Tina Charles (New York Liberty) opened the scoring with a layup, Maya Moore (Minnesota Lynx) scored the first of her team-high 18-points on a silky smooth three off a dish from Charles, and before Spain could say “hola,” the United States surged to a 13-point (18-5) lead. From there, the lead at times ballooned to as many as 25, and Spain never got closer than 7, as the Americans rolled to a 77-64 victory to earn their second consecutive Women’s World Basketball Championship gold medal under coach Geno Auriemma (University of Connecticut), and their ninth World Championship gold overall. With the win, the Americans secured their berth at the 2016 Olympics in Rio de Janeiro.

“It’s very difficult to win these championships,” said Auriemma. “There’s a lot of great teams and they’re getting better all the time. For us to be able to do that, even though everybody expects us to do it, that doesn’t make it easier. Yesterday’s Australia’s game and today’s game against Spain were perfect examples of how difficult this is to win.

“I’m really proud of our team,” he continued. “These guys just finished playing in the WNBA and a lot of them are getting ready to go play in Europe. It’s a tremendous sacrifice that they made for their country and I can’t be more proud of them.”

The United States’ offense was at times elegant – as when Diana Taurasi (Phoenix Mercury) bulleted a court-long past to Seimone Augustus for one of her game-high assists – and at times muscular, as when Lindsay Whalen (Minnesota Lynx) ended the first quarter with a crowd-pleasing drive to the basket.

“I just tried to be aggressive and get in there and do my thing,” said Whalen, who was one of five Americans in double figures, finishing with 12 points. “That’s what I try to do for the team — come in and provide a spark. Each night that might be something different. It might be rebounding. It might be points. Tonight, it was driving and putting their guards back on their heels. I was able to do that and get in there, and help keep things flowing for us.”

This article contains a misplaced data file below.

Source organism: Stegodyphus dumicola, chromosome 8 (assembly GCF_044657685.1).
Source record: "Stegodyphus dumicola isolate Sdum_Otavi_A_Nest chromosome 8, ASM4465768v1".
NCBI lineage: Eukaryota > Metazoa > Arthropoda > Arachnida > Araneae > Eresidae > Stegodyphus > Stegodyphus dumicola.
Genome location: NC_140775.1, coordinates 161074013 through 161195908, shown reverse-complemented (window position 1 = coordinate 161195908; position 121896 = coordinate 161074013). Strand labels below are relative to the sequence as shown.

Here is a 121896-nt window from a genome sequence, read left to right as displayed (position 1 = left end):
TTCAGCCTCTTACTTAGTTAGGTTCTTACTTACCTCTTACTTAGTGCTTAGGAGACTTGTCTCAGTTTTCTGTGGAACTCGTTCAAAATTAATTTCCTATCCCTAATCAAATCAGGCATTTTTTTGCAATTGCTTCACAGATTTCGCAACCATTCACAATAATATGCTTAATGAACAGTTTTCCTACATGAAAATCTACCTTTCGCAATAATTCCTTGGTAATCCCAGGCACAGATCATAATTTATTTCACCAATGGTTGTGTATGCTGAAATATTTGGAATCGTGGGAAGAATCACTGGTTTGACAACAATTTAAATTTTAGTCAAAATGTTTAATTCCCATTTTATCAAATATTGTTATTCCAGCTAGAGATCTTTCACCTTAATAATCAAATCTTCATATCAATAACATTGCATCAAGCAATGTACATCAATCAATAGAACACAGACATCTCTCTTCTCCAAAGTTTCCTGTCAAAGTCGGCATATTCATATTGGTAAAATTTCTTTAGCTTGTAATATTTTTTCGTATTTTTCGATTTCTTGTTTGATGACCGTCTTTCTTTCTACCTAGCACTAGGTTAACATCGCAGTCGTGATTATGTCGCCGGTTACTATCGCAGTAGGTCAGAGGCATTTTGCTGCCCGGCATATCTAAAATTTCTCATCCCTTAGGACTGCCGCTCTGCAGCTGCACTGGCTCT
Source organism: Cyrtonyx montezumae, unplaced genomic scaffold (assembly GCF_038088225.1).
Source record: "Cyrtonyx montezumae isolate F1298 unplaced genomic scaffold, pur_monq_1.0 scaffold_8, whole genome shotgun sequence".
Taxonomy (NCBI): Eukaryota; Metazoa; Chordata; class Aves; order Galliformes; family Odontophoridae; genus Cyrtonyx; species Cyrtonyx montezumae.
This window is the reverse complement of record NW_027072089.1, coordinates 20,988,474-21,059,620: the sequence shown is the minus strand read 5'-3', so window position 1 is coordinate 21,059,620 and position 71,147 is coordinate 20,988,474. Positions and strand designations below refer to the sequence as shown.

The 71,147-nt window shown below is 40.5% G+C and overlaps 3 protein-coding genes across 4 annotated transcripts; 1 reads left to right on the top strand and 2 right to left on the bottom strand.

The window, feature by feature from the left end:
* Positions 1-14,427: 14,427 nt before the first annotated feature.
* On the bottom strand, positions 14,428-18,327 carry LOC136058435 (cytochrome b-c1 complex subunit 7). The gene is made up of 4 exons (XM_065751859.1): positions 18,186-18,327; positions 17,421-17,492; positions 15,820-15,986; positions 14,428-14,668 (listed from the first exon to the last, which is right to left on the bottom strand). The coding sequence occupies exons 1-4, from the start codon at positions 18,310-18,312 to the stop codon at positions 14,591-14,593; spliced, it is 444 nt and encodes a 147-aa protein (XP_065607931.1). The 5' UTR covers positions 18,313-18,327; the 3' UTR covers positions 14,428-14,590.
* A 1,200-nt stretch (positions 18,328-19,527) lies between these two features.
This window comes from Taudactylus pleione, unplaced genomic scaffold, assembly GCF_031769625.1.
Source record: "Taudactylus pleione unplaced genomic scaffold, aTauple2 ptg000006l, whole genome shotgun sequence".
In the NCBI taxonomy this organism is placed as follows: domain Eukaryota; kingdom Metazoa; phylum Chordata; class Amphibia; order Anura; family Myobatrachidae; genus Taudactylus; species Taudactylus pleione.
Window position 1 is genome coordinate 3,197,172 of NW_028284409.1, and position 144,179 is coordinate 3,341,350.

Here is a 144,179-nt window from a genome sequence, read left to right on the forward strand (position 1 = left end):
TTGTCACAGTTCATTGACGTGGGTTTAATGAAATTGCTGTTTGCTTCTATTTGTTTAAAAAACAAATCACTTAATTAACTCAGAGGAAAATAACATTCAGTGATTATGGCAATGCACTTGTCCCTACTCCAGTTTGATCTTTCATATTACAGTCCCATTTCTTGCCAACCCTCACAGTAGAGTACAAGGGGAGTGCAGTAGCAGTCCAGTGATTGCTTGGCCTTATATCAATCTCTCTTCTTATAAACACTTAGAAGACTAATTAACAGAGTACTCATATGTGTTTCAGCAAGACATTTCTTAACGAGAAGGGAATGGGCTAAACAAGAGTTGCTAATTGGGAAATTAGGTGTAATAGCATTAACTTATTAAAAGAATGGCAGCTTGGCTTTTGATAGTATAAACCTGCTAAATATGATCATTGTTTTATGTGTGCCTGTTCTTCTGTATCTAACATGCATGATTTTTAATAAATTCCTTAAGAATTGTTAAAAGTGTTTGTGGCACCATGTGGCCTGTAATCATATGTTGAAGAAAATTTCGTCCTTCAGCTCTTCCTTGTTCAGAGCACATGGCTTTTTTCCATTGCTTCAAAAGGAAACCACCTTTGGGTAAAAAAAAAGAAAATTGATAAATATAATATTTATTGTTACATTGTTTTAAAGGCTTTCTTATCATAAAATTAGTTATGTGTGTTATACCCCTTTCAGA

“She’s a tank,” said Taurasi of Whalen. “When she gets going, nobody can stop her. Those points were huge for us.”

“We wanted to come out and jump on them as early as possible,” said Whalen of the game plan against Spain, who had had to battle hard on Saturday to get past Turkey into the final. Mission accomplished.

The U.S. did its best work early on, with Moore, who won tournament MVP honors, knocking down three treys and a mid-range jumper in the first five minutes alone. When Moore wasn’t lobbing them in from downtown, Charles and Brittney Griner were busy inside, dropping in layups, as the Spaniards at first seemed powerless to stop them. The Americans shot a sizzling 71 percent (12-17) from the field in the opening quarter to take a 28-17 edge by the end of one.

After firing off four unanswered points to end the first quarter, the U.S. then reeled off an 11-0 run to open the second. Though the U.S. shooting cooled a bit from their, Team USA finished having shot 61 percent (20-33) from the field for the opening half and 54 percent (32-59) for the game as a whole.